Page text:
Why not start by blowing it up to an AVC-intra first in media encoder. This will put your color data back in, and blow up the frames. Start with AVCintra100, and you can add a second job for simultaneous render, do an AVCIntra50 (this is a proxy format, should have about half the size of 100 and will edit nicely). If you set your previews as iframe only mpeg, you can then tick use previews when you export.
First, relink to your AVCIntra 50:
Go to your project panel, right click your clips and select make offline. Then right click them again and select relink. Pick the AVCintra 50 proxy file. Check your edits. Render out previews by Rendering Work area etc if you wish to check the quality of your edits. Finally, select the clips in the project panel, right click, select make offline, right click again to get a menu and select relink. Select the AVCintra-100 file. Export the sequence to an AVCintra-50 or 100 file (dealers choice here, the 50 isn't as high quality as the 100, but gets really close and does a little compression). When that's done, drop that file into AME and export it to a youtube compatible with the following settings:
Variable Bit Rate---min 4to5, target 10to12, max 10to12. These youtube settings rock with 1080 or 720 video. If you do 2k or above, bump each of those up by 4, and you should do fine for quality, as long as you are working from a full format file and not a compressed one. DO NOT MATCH SEQUENCE SETTINGS... ...EVER... ...When going to YOUTUBE. If you're apple-centric and have Compressor, I suggest using Compressor, as the H264 algorithm does a better job of fitting to your bit rate settings while keeping quality. I also suggest using Pro-res LT and proxy for smaller project videos (LT is a mid level between proxy and full-format-every-frame, in pro-res, and you can't tell any difference between LT and full at 1080 sizes in the 422 codec; 444 can do 4k high color).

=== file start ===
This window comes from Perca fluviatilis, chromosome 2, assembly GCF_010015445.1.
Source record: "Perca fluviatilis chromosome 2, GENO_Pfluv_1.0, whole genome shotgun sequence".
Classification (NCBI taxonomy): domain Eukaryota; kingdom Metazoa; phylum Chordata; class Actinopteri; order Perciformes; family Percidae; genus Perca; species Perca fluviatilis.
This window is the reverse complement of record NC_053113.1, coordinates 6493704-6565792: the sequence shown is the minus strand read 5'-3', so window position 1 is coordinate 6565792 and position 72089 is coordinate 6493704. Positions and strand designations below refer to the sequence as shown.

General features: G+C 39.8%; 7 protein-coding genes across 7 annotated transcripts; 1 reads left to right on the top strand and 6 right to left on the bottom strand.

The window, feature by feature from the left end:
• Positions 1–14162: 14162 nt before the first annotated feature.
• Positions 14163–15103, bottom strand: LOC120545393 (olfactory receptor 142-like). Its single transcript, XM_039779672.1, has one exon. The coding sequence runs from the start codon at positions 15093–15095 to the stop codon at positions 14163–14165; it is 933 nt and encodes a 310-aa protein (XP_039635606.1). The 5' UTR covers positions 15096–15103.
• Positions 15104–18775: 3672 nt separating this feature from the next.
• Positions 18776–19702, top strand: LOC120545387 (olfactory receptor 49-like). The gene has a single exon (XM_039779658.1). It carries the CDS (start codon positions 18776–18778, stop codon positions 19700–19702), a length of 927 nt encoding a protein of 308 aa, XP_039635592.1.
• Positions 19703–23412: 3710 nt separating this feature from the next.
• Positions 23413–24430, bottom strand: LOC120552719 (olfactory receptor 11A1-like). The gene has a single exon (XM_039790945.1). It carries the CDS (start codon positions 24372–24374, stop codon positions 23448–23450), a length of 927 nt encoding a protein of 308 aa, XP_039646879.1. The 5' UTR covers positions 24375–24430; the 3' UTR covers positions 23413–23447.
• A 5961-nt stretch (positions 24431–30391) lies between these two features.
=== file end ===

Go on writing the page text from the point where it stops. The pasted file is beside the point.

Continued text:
[Ht Davis] "Close but not quite right yet. "
The original poster asked why his 1GB file turned into a 40GB file. As you said, it sounds like he exported with Match Sequence Settings, thus Premiere exported his file at a higher bitrate than was recorded in camera, which therefore is the reason his file is 40GB.
[Ht Davis] "Why not start by blowing it up to an AVC-intra first in media encoder. This will put your color data back in, and blow up the frames"
The Nikon D5200 records a 4:2:0 color space, it's impossible to put the color back in. AVC-intra will be easier to edit with, but that color information was thrown out at the source.
[Ht Davis] "Start with AVCintra100, and you can add a second job for simultaneous render, do an AVCIntra50 (this is a proxy format, should have about half the size of 100 and will edit nicely)"
I'm not sure why he would need an offline/online workflow unless he is editing on an old machine. Any relatively modern machine running Premiere CS6 should be able to edit Nikon DSLR footage or AVC Intra 100 without trouble. An offline/online workflow is going to take unnecessary time and storage space.
[Ht Davis] " I suggest using Compressor, as the H264 algorithm does a better job of fitting to your bit rate settings while keeping quality."
This may be true for Compressor 4 but Apple's Compressor version 3 is widely recognized as having an awful implementation of the H.264 codec.
Hi Eric Strand & Ht Davis
Thank you both for your invaluable input.
I was indeed ticking the box that said "Match Sequence Settings" and my format was "AVI" this resulted in a 40GB sized file.
CreativeCow isn't allowing me to put hyper-links inside my posts yet, because I am a new member of the forum. So all I can do is give you the title of the video I just watched on YouTube, it was called
"Best YouTube Export Settings With Adobe Premiere Pro CS6"
I will still try and post the video's URL just in case the restriction has been lifted:
http://www .youtube. com / watch? v=4FbTsk_3QD4 (remove spaces)
I followed the advice in the video. I didn't tick "Match Sequence Settings" and the Format is now H.264. My preset is 1080p 25. I am a European (Hey someone has to be!) and my camera came pre-set to PAL. I don't know if NTSC is better or not??? so I never bothered changing it. So anyway my file size has now dropped from a colossal 40GB to a more respectable 2.8GB. Still more than twice the size of the captured footage!
Gents if you find the time, please watch the YouTube video its just 6m36s in length. I would be extremely grateful for your opinions on it please. As I am new to Premiere Pro so I don't know if the guy in the video is offering good or bad advice or whether his settings can be improved upon.
In particular I would like to know what you think of what he does at 3m 26s into the video, especially the adjustment he makes to the bitrate.
Thanks very much.